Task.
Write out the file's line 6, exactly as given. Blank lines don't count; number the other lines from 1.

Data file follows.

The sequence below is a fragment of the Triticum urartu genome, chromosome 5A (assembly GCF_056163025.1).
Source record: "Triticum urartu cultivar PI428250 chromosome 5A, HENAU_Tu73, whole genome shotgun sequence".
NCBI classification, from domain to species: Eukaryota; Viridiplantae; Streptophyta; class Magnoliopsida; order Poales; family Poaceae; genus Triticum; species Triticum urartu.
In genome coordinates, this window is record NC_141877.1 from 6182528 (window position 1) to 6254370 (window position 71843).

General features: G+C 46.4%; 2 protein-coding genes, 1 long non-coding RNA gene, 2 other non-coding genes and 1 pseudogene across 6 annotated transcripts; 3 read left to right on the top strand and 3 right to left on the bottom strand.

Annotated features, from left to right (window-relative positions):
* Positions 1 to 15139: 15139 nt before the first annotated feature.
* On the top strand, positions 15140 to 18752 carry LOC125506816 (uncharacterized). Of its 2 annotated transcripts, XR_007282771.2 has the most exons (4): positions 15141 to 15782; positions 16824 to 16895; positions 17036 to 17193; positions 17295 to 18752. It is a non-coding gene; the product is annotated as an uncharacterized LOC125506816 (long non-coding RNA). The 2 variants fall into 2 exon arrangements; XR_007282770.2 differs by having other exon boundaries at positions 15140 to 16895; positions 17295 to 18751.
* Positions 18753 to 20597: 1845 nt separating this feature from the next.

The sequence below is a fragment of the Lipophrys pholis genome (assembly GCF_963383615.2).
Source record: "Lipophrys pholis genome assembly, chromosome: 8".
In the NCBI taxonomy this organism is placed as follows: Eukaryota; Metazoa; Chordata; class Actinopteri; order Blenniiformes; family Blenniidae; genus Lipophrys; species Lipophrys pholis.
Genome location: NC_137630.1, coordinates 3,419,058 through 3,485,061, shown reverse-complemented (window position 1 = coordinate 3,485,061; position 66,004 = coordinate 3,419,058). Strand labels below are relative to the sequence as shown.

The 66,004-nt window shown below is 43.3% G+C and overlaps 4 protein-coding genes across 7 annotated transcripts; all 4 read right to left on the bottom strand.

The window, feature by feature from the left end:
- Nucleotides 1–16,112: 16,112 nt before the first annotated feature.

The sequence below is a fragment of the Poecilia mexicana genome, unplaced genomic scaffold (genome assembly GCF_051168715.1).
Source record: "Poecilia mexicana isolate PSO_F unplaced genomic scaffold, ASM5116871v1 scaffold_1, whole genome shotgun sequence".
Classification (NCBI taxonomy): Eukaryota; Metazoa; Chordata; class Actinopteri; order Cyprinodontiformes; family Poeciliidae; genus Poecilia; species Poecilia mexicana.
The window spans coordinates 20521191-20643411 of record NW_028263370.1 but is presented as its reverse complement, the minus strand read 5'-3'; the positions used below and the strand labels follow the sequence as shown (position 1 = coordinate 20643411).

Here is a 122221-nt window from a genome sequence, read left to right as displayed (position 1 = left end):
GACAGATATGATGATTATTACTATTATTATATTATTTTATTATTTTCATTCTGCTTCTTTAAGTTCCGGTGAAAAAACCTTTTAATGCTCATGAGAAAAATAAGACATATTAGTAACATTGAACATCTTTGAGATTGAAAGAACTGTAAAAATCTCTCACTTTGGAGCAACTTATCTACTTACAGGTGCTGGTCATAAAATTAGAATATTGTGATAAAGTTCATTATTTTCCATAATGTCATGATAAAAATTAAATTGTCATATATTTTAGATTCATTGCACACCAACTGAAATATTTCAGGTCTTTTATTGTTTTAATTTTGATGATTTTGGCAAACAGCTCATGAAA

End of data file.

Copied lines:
Annotated features, from left to right (window-relative positions):